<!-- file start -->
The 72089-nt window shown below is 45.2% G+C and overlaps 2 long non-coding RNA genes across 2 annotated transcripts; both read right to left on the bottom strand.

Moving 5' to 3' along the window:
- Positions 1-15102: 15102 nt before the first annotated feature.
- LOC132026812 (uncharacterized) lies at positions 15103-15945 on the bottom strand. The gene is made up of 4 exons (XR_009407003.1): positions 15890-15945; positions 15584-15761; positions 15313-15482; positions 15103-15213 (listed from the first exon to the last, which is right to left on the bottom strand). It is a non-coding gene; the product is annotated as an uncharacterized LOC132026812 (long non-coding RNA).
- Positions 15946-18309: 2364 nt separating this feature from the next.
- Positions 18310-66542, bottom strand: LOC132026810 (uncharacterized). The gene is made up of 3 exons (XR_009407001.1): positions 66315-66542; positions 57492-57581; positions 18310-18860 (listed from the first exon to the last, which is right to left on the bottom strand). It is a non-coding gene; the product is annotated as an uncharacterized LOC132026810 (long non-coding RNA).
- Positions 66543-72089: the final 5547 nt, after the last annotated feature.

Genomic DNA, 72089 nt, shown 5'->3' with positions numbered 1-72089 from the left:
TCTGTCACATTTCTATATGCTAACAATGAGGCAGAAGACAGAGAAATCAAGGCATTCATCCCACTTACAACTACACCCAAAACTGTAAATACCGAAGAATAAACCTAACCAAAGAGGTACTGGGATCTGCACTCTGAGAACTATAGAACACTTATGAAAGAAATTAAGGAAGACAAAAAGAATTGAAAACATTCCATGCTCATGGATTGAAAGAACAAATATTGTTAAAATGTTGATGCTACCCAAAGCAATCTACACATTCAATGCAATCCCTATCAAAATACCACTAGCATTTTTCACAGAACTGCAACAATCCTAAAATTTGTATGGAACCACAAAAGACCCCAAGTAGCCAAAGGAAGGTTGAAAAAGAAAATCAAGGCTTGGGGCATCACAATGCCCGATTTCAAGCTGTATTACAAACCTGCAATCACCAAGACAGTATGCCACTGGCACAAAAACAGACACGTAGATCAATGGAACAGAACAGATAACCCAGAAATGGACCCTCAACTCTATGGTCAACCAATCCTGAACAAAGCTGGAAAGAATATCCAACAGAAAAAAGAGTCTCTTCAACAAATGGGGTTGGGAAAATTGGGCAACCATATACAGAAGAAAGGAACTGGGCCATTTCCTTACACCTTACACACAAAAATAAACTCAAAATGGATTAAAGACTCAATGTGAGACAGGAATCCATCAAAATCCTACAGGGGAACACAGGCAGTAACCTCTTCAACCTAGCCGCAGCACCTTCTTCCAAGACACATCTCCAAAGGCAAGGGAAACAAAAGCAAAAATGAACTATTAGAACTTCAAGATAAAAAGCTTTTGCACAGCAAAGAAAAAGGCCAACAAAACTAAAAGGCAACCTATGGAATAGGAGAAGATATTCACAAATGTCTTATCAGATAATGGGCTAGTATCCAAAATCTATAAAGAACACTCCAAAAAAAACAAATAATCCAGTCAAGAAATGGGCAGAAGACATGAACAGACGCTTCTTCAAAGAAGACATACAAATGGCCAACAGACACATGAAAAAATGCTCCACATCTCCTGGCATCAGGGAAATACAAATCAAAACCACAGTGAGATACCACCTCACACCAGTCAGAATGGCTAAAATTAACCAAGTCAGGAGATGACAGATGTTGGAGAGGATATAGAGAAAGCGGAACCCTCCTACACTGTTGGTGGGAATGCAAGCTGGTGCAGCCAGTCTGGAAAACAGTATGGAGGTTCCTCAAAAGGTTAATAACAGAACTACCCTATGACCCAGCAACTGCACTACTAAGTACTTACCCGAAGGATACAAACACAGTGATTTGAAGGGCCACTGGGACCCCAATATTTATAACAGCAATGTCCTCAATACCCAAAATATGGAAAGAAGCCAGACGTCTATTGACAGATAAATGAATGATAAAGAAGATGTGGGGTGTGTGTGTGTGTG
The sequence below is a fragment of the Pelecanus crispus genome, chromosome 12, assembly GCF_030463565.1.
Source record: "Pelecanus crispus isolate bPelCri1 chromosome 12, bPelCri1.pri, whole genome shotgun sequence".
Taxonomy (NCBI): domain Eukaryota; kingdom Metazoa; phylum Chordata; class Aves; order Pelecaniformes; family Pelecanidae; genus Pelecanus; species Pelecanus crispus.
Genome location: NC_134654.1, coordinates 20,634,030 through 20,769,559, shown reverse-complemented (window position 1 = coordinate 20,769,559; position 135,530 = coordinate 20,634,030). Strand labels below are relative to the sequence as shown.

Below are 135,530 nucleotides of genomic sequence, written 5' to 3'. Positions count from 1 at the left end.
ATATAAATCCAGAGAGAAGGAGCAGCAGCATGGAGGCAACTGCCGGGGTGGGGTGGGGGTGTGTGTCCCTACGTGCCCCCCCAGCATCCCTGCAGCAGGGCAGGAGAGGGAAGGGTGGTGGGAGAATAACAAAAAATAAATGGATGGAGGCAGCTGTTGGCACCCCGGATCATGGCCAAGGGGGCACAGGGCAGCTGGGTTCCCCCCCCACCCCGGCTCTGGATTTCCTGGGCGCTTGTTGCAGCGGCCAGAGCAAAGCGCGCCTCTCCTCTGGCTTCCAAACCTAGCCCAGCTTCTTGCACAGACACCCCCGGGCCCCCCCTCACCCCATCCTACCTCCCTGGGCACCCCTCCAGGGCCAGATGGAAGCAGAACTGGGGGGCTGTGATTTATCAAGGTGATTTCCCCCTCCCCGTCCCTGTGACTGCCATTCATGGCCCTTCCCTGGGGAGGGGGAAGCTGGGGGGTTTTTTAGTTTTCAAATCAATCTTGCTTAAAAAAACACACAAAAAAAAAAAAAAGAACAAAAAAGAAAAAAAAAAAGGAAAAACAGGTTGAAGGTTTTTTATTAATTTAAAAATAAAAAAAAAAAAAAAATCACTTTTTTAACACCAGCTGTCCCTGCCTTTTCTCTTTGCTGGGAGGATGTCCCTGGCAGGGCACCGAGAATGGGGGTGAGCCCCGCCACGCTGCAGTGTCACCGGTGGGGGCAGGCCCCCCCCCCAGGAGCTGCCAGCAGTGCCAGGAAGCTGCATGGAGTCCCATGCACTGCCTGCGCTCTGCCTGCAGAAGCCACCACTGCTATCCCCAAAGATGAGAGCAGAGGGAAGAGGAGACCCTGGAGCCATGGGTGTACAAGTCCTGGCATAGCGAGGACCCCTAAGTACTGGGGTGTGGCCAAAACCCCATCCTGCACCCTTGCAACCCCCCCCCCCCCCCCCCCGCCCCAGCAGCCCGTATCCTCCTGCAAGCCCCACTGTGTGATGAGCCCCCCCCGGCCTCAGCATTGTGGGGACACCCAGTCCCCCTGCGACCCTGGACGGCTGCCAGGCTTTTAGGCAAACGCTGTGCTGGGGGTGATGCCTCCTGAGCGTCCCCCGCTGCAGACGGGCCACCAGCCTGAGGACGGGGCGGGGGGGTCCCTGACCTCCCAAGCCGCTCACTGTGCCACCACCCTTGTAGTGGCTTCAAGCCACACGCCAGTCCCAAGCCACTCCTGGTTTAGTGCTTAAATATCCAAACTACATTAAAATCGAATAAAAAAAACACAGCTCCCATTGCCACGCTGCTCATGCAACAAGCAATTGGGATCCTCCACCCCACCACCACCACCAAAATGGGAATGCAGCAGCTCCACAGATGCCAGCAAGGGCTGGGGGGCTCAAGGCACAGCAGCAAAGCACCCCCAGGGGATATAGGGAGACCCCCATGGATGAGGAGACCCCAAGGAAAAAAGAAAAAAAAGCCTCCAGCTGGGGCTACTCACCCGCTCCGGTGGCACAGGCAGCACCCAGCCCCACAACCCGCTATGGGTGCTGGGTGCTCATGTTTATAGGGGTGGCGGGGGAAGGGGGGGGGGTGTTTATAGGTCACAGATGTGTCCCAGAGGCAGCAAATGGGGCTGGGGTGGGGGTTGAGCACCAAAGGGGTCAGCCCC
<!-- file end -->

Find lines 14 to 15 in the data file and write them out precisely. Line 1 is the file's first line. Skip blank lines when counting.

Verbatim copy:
Below are 135,530 nucleotides of genomic sequence, written 5' to 3'. Positions count from 1 at the left end.
ATATAAATCCAGAGAGAAGGAGCAGCAGCATGGAGGCAACTGCCGGGGTGGGGTGGGGGTGTGTGTCCCTACGTGCCCCCCCAGCATCCCTGCAGCAGGGCAGGAGAGGGAAGGGTGGTGGGAGAATAACAAAAAATAAATGGATGGAGGCAGCTGTTGGCACCCCGGATCATGGCCAAGGGGGCACAGGGCAGCTGGGTTCCCCCCCCACCCCGGCTCTGGATTTCCTGGGCGCTTGTTGCAGCGGCCAGAGCAAAGCGCGCCTCTCCTCTGGCTTCCAAACCTAGCCCAGCTTCTTGCACAGACACCCCCGGGCCCCCCCTCACCCCATCCTACCTCCCTGGGCACCCCTCCAGGGCCAGATGGAAGCAGAACTGGGGGGCTGTGATTTATCAAGGTGATTTCCCCCTCCCCGTCCCTGTGACTGCCATTCATGGCCCTTCCCTGGGGAGGGGGAAGCTGGGGGGTTTTTTAGTTTTCAAATCAATCTTGCTTAAAAAAACACACAAAAAAAAAAAAAAGAACAAAAAAGAAAAAAAAAAAGGAAAAACAGGTTGAAGGTTTTTTATTAATTTAAAAATAAAAAAAAAAAAAAAATCACTTTTTTAACACCAGCTGTCCCTGCCTTTTCTCTTTGCTGGGAGGATGTCCCTGGCAGGGCACCGAGAATGGGGGTGAGCCCCGCCACGCTGCAGTGTCACCGGTGGGGGCAGGCCCCCCCCCCAGGAGCTGCCAGCAGTGCCAGGAAGCTGCATGGAGTCCCATGCACTGCCTGCGCTCTGCCTGCAGAAGCCACCACTGCTATCCCCAAAGATGAGAGCAGAGGGAAGAGGAGACCCTGGAGCCATGGGTGTACAAGTCCTGGCATAGCGAGGACCCCTAAGTACTGGGGTGTGGCCAAAACCCCATCCTGCACCCTTGCAACCCCCCCCCCCCCCCCCCCGCCCCAGCAGCCCGTATCCTCCTGCAAGCCCCACTGTGTGATGAGCCCCCCCCGGCCTCAGCATTGTGGGGACACCCAGTCCCCCTGCGACCCTGGACGGCTGCCAGGCTTTTAGGCAAACGCTGTGCTGGGGGTGATGCCTCCTGAGCGTCCCCCGCTGCAGACGGGCCACCAGCCTGAGGACGGGGCGGGGGGGTCCCTGACCTCCCAAGCCGCTCACTGTGCCACCACCCTTGTAGTGGCTTCAAGCCACACGCCAGTCCCAAGCCACTCCTGGTTTAGTGCTTAAATATCCAAACTACATTAAAATCGAATAAAAAAAACACAGCTCCCATTGCCACGCTGCTCATGCAACAAGCAATTGGGATCCTCCACCCCACCACCACCACCAAAATGGGAATGCAGCAGCTCCACAGATGCCAGCAAGGGCTGGGGGGCTCAAGGCACAGCAGCAAAGCACCCCCAGGGGATATAGGGAGACCCCCATGGATGAGGAGACCCCAAGGAAAAAAGAAAAAAAAGCCTCCAGCTGGGGCTACTCACCCGCTCCGGTGGCACAGGCAGCACCCAGCCCCACAACCCGCTATGGGTGCTGGGTGCTCATGTTTATAGGGGTGGCGGGGGAAGGGGGGGGGGTGTTTATAGGTCACAGATGTGTCCCAGAGGCAGCAAATGGGGCTGGGGTGGGGGTTGAGCACCAAAGGGGTCAGCCCC